Kauai Hotel Occupancy Down

SUBHEAD: If — and only if — there is a quick economic turnaround, would it mean visitor arrivals would increase. Image above: The hideous Waipouli Beach Resort on the east coast of Kauai. From (http://www.waipoulibeachcondorentals.com/waipouli_beach_resort_c206) By Coco Zickos on 21 February 2010 in Carden Island News - (http://thegardenisland.com/business/local/article_688f75e8-1eb9-11df-aa97-001cc4c002e0.html) Hotel occupancy continued to slide in December 2009 to some 50 percent on Kaua‘i and averaged about 60 percent for the entire year, according to statistics released by Hospitality Advisors and Smith Travel Research earlier this week.

Calling 2009 a “tumultuous” year for hotels, Hospitality Advisors reported hotel revenues for the 50th state fell by $741 million during the year.

“Although the occupancy rate of 50 percent is alarming, it’s not unusual, especially during the economic environment we’re in,” Office of Economic Development Director George Costa said in an e-mail Friday. November and December typically signify some of the “lowest occupancy periods of the year.”

Kaua‘i has “experienced a cycle of very low and rebounding occupancies” within the past 30 years, including following Hurricane ‘Iwa in 1982 when hotel occupancy rates were also some 50 to 60 percent, Costa said.

This time, however, hotels are reportedly struggling to stay afloat, according to data from Hawai‘i real estate firm Colliers Monroe Friedlander.

Three resorts on island — ResortQuest Kaua‘i Beach at Maka‘iwa (now called Aston Kaua‘i Beach at Maka‘iwa), Aloha Beach Resort and Hilton Kaua‘i Beach Resort (now called Kaua‘i Beach Resort) — are either 60 days or more late on their mortgage payments or the lender has foreclosed upon the property and “taken back title,” said Colliers Monroe Friedlander Vice President and Division Manager Mark Bratton on Friday.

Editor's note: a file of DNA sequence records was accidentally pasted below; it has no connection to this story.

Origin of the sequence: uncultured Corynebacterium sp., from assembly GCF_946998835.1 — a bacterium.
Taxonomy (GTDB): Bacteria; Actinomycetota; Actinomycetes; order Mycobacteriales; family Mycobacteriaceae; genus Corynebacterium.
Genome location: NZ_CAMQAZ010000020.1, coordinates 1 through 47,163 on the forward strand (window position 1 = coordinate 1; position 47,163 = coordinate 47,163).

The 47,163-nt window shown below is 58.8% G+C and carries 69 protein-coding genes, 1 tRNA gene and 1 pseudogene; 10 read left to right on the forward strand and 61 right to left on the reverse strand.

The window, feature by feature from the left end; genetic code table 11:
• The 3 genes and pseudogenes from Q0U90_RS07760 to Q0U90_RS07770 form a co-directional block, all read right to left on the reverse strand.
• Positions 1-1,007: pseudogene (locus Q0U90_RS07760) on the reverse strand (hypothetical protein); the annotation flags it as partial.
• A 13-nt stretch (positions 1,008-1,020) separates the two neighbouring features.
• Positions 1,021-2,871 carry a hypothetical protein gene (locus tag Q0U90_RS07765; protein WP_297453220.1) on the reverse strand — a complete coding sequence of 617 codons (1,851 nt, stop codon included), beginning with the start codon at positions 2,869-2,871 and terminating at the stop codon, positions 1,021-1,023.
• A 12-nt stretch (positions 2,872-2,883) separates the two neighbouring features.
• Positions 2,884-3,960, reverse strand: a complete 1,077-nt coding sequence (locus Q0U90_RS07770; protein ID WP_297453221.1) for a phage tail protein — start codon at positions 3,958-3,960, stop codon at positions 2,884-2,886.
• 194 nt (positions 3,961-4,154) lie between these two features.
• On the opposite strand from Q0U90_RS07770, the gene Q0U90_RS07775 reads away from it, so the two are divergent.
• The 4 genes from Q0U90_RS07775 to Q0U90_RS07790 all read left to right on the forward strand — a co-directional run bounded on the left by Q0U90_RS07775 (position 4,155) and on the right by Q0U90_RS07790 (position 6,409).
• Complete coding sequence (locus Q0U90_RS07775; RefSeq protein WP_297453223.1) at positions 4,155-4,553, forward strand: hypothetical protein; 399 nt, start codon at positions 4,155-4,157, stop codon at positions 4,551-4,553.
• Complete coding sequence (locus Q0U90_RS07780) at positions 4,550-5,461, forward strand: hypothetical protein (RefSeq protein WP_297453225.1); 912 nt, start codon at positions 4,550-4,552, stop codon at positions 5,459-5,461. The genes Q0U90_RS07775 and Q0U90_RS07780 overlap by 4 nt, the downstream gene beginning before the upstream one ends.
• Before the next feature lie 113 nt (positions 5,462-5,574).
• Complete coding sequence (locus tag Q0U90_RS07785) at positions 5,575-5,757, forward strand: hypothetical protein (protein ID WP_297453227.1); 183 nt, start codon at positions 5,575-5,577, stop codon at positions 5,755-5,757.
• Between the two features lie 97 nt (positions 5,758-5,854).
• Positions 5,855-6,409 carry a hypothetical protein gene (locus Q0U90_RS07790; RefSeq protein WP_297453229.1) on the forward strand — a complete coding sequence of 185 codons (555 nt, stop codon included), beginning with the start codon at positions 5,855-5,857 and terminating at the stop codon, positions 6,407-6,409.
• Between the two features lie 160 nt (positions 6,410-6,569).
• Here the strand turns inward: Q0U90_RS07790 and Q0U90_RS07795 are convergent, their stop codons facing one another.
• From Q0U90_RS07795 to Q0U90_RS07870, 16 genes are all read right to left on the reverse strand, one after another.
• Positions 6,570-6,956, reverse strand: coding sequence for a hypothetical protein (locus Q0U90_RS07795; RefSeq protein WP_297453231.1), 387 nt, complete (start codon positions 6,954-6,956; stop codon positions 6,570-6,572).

There are others heading in a similar direction, he said.

“It was so easy to borrow money two to three years ago and you could borrow quite a lot,” Bratton said. “Since room rates have gone the other way, they can’t service the debt.”

The situation is “happening more to hotels than any other groups of properties” because they are so reliant upon hotel room rates which fluctuate on a daily basis, he said. “They are all having trouble.”

“Hotels will have difficulty maintaining profitability or breaking even if occupancies remain at 50 to 60 percent or drop lower,” Costa said. “Depending on the owner’s financial reserves and their ability to draw on these, they may be able to stay in business for several years if all other factors remain constant.”

Costa cites a “main area of concern” to be the price of oil which has been steadily rising for more than a year now and settled at around $80 Friday. The prices will affect travel and the cost of doing business, he said.

“That’s why it’s even more important to develop renewable energy projects that will eventually help to lower the cost of electricity and that can be passed on to visitors in the way of affordable vacations, and residents in less to pay for basic services and have more disposable income,” he said.

While occupancy rates have dropped, the average price of a hotel room was actually higher in 2009 than in prior years on Kaua‘i. The average daily rate for 2009 was some $186, while rates for the month of December were around $200, according to Hospitality Advisors and Smith Travel Research. Average daily rates in 2004 were about $177 and $184 in 2005 when the economic tides had not yet turned.

“There’s no question that Kaua‘i is dependent on tourism,” Costa said. “It can be argued what the exact percentage is, but well over 50 percent of our economy either relies on or is affected by the visitor industry.”

The accommodations and food service sector of the industry employs about 24 percent of the Kaua‘i workforce alone, he added.

Economists are currently forecasting a “slow, gradual recovery” that could take at least two to three years, Costa said. If — and only if — there is a quick economic turnaround, “it would mean visitor arrivals would increase” and businesses could start rehiring employees who were laid off during 2008 and 2009, Costa said.

See also: Ea O Ka Aina: Hawaii Hotel Tourism Cratering 1/8/10


No comments :

Post a Comment